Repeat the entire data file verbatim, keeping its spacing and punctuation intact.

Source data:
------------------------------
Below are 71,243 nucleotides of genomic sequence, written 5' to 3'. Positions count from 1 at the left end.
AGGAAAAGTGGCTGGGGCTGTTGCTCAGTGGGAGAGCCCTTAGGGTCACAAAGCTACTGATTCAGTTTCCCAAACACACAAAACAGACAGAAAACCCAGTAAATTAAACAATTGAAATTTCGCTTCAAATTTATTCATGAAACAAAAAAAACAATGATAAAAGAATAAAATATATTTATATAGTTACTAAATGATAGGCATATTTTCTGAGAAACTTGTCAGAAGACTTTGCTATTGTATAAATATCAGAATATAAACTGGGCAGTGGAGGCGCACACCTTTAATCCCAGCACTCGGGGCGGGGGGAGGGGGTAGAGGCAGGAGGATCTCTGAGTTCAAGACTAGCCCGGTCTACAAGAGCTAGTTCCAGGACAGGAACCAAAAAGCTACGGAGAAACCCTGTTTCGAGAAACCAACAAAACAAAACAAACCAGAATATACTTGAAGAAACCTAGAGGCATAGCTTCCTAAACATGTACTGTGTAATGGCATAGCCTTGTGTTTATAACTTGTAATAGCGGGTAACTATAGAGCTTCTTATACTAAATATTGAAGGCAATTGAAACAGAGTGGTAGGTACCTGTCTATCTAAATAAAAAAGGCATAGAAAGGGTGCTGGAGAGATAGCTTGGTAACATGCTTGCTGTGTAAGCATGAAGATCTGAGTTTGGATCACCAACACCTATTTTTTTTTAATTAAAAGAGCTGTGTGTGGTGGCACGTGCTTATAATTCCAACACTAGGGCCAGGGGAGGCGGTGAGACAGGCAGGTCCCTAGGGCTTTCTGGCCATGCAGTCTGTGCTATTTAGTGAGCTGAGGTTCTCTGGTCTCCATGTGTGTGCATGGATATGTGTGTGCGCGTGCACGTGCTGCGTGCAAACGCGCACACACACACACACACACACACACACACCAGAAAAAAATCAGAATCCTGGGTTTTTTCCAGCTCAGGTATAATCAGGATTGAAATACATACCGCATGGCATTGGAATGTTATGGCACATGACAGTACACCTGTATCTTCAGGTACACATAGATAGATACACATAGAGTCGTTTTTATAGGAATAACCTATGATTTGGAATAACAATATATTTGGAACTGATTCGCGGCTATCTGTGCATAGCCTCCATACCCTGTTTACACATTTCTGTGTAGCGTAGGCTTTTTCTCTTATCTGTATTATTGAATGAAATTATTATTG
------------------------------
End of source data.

Below are 71,243 nucleotides of genomic sequence, written 5' to 3'. Positions count from 1 at the left end.
AGGAAAAGTGGCTGGGGCTGTTGCTCAGTGGGAGAGCCCTTAGGGTCACAAAGCTACTGATTCAGTTTCCCAAACACACAAAACAGACAGAAAACCCAGTAAATTAAACAATTGAAATTTCGCTTCAAATTTATTCATGAAACAAAAAAAACAATGATAAAAGAATAAAATATATTTATATAGTTACTAAATGATAGGCATATTTTCTGAGAAACTTGTCAGAAGACTTTGCTATTGTATAAATATCAGAATATAAACTGGGCAGTGGAGGCGCACACCTTTAATCCCAGCACTCGGGGCGGGGGGAGGGGGTAGAGGCAGGAGGATCTCTGAGTTCAAGACTAGCCCGGTCTACAAGAGCTAGTTCCAGGACAGGAACCAAAAAGCTACGGAGAAACCCTGTTTCGAGAAACCAACAAAACAAAACAAACCAGAATATACTTGAAGAAACCTAGAGGCATAGCTTCCTAAACATGTACTGTGTAATGGCATAGCCTTGTGTTTATAACTTGTAATAGCGGGTAACTATAGAGCTTCTTATACTAAATATTGAAGGCAATTGAAACAGAGTGGTAGGTACCTGTCTATCTAAATAAAAAAGGCATAGAAAGGGTGCTGGAGAGATAGCTTGGTAACATGCTTGCTGTGTAAGCATGAAGATCTGAGTTTGGATCACCAACACCTATTTTTTTTTAATTAAAAGAGCTGTGTGTGGTGGCACGTGCTTATAATTCCAACACTAGGGCCAGGGGAGGCGGTGAGACAGGCAGGTCCCTAGGGCTTTCTGGCCATGCAGTCTGTGCTATTTAGTGAGCTGAGGTTCTCTGGTCTCCATGTGTGTGCATGGATATGTGTGTGCGCGTGCACGTGCTGCGTGCAAACGCGCACACACACACACACACACACACACACACCAGAAAAAAATCAGAATCCTGGGTTTTTTCCAGCTCAGGTATAATCAGGATTGAAATACATACCGCATGGCATTGGAATGTTATGGCACATGACAGTACACCTGTATCTTCAGGTACACATAGATAGATACACATAGAGTCGTTTTTATAGGAATAACCTATGATTTGGAATAACAATATATTTGGAACTGATTCGCGGCTATCTGTGCATAGCCTCCATACCCTGTTTACACATTTCTGTGTAGCGTAGGCTTTTTCTCTTATCTGTATTATTGAATGAAATTATTATTG